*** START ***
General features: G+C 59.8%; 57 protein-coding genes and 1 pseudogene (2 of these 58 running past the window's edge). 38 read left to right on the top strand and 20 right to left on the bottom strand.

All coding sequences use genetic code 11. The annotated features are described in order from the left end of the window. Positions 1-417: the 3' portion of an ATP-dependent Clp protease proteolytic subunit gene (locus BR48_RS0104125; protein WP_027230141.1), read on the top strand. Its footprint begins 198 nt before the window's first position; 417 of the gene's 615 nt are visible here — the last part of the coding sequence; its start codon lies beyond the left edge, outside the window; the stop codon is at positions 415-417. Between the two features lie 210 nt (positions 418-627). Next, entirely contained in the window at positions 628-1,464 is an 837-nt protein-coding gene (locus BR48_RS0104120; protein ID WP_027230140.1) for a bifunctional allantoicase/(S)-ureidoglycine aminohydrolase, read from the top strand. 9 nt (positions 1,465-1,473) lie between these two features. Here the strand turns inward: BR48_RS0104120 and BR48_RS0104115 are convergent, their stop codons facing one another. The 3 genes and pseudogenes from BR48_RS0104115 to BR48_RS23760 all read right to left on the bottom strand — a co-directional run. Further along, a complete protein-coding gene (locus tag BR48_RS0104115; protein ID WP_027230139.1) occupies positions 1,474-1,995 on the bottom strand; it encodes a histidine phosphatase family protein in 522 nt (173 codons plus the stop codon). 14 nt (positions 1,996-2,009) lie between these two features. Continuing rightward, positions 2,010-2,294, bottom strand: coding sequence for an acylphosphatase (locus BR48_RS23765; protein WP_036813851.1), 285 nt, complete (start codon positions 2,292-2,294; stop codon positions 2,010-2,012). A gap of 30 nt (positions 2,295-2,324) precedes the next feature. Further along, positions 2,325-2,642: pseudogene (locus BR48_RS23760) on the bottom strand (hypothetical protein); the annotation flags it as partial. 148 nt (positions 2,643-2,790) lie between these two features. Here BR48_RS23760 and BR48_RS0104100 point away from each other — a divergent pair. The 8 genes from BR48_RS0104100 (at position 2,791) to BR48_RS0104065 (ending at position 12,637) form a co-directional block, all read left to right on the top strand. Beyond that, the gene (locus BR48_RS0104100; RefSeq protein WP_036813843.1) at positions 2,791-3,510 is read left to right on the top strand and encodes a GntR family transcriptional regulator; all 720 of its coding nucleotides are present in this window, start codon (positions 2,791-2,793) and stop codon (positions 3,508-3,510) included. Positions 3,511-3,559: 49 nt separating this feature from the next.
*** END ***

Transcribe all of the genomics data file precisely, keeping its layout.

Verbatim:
General features: G+C 59.8%; 57 protein-coding genes and 1 pseudogene (2 of these 58 running past the window's edge). 38 read left to right on the top strand and 20 right to left on the bottom strand.

All coding sequences use genetic code 11. The annotated features are described in order from the left end of the window. Positions 1-417: the 3' portion of an ATP-dependent Clp protease proteolytic subunit gene (locus BR48_RS0104125; protein WP_027230141.1), read on the top strand. Its footprint begins 198 nt before the window's first position; 417 of the gene's 615 nt are visible here — the last part of the coding sequence; its start codon lies beyond the left edge, outside the window; the stop codon is at positions 415-417. Between the two features lie 210 nt (positions 418-627). Next, entirely contained in the window at positions 628-1,464 is an 837-nt protein-coding gene (locus BR48_RS0104120; protein ID WP_027230140.1) for a bifunctional allantoicase/(S)-ureidoglycine aminohydrolase, read from the top strand. 9 nt (positions 1,465-1,473) lie between these two features. Here the strand turns inward: BR48_RS0104120 and BR48_RS0104115 are convergent, their stop codons facing one another. The 3 genes and pseudogenes from BR48_RS0104115 to BR48_RS23760 all read right to left on the bottom strand — a co-directional run. Further along, a complete protein-coding gene (locus tag BR48_RS0104115; protein ID WP_027230139.1) occupies positions 1,474-1,995 on the bottom strand; it encodes a histidine phosphatase family protein in 522 nt (173 codons plus the stop codon). 14 nt (positions 1,996-2,009) lie between these two features. Continuing rightward, positions 2,010-2,294, bottom strand: coding sequence for an acylphosphatase (locus BR48_RS23765; protein WP_036813851.1), 285 nt, complete (start codon positions 2,292-2,294; stop codon positions 2,010-2,012). A gap of 30 nt (positions 2,295-2,324) precedes the next feature. Further along, positions 2,325-2,642: pseudogene (locus BR48_RS23760) on the bottom strand (hypothetical protein); the annotation flags it as partial. 148 nt (positions 2,643-2,790) lie between these two features. Here BR48_RS23760 and BR48_RS0104100 point away from each other — a divergent pair. The 8 genes from BR48_RS0104100 (at position 2,791) to BR48_RS0104065 (ending at position 12,637) form a co-directional block, all read left to right on the top strand. Beyond that, the gene (locus BR48_RS0104100; RefSeq protein WP_036813843.1) at positions 2,791-3,510 is read left to right on the top strand and encodes a GntR family transcriptional regulator; all 720 of its coding nucleotides are present in this window, start codon (positions 2,791-2,793) and stop codon (positions 3,508-3,510) included. Positions 3,511-3,559: 49 nt separating this feature from the next.